Liverpool have been beaten for the first time in the Premier League this season. It was closely-fought, but Manchester City, the ultimate in title rivals, were deserved winners.
The Reds were punished for their first real defensive lapse late in the first half when Sergio Aguero lathered it past Alisson but managed to snatch an equaliser after raising their level just after the hour mark.
Supporters may have dreamed of a glorious three points at that stage, but it was City who continued to look more dangerous going forward, and their second was typically ruthless.
The result sees Liverpool’s scintillating run of form come to a shuddering halt.
Nervy Reds play with caution
It was clear that City would adopt an aggressive approach, with manager Pep Guardiola declaring that they needed to win to keep their title hopes alive.
For the Reds, though, there was a tactical dilemma. They would have been perfectly happy with a point but knew they could not afford to invite City pressure by sitting back.
At first, Jurgen Klopp’s side were jittery. City suffocated them by closing down the spaces, and they couldn’t put together a spell of possession.
When they did manage to get a foothold in the game, they proved too patient. Attempts at incisive forward passes were few and far between, and when they did come, too many sailed out of play or were comfortably dealt with by City’s defence.
The midfield selection may have had some part to play in that. Klopp went with the trusted trio of Jordan Henderson, Gini Wijnaldum and James Milner, but they lacked ambition and were overwhelmed by City’s aggression.
For much of the game, Liverpool missed the quality of Fabinho, the dynamism of Keita or the creativity of Shaqiri. Klopp may well entrust them with a starting role when the next huge game rolls around.
The forwards, it must be said, were also part of the problem. It seemed Liverpool were waiting for a City error to gift them a goal, but there was no real attempt to put them under serious pressure as they stroked the ball around at the back.
Liverpool really ought to have played with more confidence and belief given their record this season.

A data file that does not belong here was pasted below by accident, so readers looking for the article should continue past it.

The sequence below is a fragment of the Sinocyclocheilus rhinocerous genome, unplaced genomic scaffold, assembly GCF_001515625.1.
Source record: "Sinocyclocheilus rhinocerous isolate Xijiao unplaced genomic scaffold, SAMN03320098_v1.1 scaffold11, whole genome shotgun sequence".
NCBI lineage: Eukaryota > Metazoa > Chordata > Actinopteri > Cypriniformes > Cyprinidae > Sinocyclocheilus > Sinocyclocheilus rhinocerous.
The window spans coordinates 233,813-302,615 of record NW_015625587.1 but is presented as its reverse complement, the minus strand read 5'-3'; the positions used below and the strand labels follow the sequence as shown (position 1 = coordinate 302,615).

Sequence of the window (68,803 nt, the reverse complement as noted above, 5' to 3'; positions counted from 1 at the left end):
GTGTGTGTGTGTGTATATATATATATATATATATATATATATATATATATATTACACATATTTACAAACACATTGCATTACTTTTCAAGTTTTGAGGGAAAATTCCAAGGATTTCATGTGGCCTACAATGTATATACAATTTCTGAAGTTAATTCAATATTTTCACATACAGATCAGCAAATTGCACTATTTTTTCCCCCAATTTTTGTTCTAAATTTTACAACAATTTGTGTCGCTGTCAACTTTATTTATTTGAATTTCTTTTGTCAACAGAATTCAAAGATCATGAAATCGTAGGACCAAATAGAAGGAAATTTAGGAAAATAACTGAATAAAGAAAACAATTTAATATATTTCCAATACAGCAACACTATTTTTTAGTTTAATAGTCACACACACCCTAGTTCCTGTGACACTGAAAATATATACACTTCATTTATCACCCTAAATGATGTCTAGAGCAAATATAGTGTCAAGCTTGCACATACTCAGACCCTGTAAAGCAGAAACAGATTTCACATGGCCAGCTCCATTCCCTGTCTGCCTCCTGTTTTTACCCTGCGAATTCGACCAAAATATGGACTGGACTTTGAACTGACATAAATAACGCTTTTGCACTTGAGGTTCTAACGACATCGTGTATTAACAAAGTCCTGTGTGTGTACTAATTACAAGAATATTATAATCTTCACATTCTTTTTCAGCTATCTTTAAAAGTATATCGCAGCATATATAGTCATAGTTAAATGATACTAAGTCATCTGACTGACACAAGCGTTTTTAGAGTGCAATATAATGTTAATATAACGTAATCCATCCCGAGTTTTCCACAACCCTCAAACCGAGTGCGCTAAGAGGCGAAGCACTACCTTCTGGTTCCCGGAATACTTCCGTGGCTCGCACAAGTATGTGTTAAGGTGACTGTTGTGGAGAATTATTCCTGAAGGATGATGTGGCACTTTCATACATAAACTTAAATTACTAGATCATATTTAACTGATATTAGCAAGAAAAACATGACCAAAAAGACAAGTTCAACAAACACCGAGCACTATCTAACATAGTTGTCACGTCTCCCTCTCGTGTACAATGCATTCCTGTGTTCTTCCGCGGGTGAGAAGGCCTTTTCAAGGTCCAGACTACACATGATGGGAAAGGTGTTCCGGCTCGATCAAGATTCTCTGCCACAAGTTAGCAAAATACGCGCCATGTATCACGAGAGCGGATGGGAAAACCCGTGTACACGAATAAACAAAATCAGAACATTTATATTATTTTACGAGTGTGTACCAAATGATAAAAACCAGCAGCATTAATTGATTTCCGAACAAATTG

Dejan Lovren reached new heights in 2018, but his performance here marked the continuation of a cycle which has condemned his Liverpool career.
So often, Lovren puts together a solid run, as he had done in the absence of Joe Gomez and Joel Matip, only to see his progress wiped out by costly errors.
The first goal was probably more the result of Aguero’s brilliance than Lovren’s failings, with the Argentine stealing a march on his marker and producing a clinical finish. But he was more culpable for the second, playing Raheem Sterling onside in the buildup before being caught out of position and leaving Trent Alexander-Arnold in a 2 v 1 situation. You can’t fall asleep like that in a game of this magnitude.
A poor touch and a mishit clearance at 2-1 showed that his confidence had indeed been dealt a blow.
The criticism Lovren will face is bound to be excessive, but Gomez’s return from injury, after an excellent few months, will be more than welcome.
City show their class
This defeat can’t be put simply down to Liverpool’s failings. City, to their credit, illustrated why they are considered, in some quarters, the best side to grace this competition.
With the atmosphere in The Etihad as raucous as it will ever be, Guardiola’s fired-up players executed his game plan almost to perfection. They raised their game defensively whilst maintaining their customary attacking vigour.
Leroy Sane was classy, Sergio Aguero was inflamed and Bernardo Silva was tenacious, but Fernandinho was head and shoulders above anybody else on the pitch, grabbing the game by the scruff of the neck.
The game highlighted just how well Liverpool have done to build a margin over their top-drawer opponents, and how well they will have to perform to maintain it.
The key moments…
All in all, it wasn’t Liverpool’s night. Their luck deserted them at several crucial moments, and that was always bound to be decisive with the teams so closely matched.
The Reds hit the post after a delightful move, and moments later they were literally millimetres from the opener. It was cruelly close.
Sane’s eventual winner then struck the post on its way in.
One could also argue that some referees would have dismissed Vincent Kompany for his somewhat desperate, lunging challenge on Salah.
There’s little point pretending this defeat won’t hurt, but Liverpool cannot afford to dwell on it. They remain in an excellent position.
Upcoming games against Brighton and Palace offer an ideal opportunity for them to respond and, in doing so, prove they possess the mettle of champions.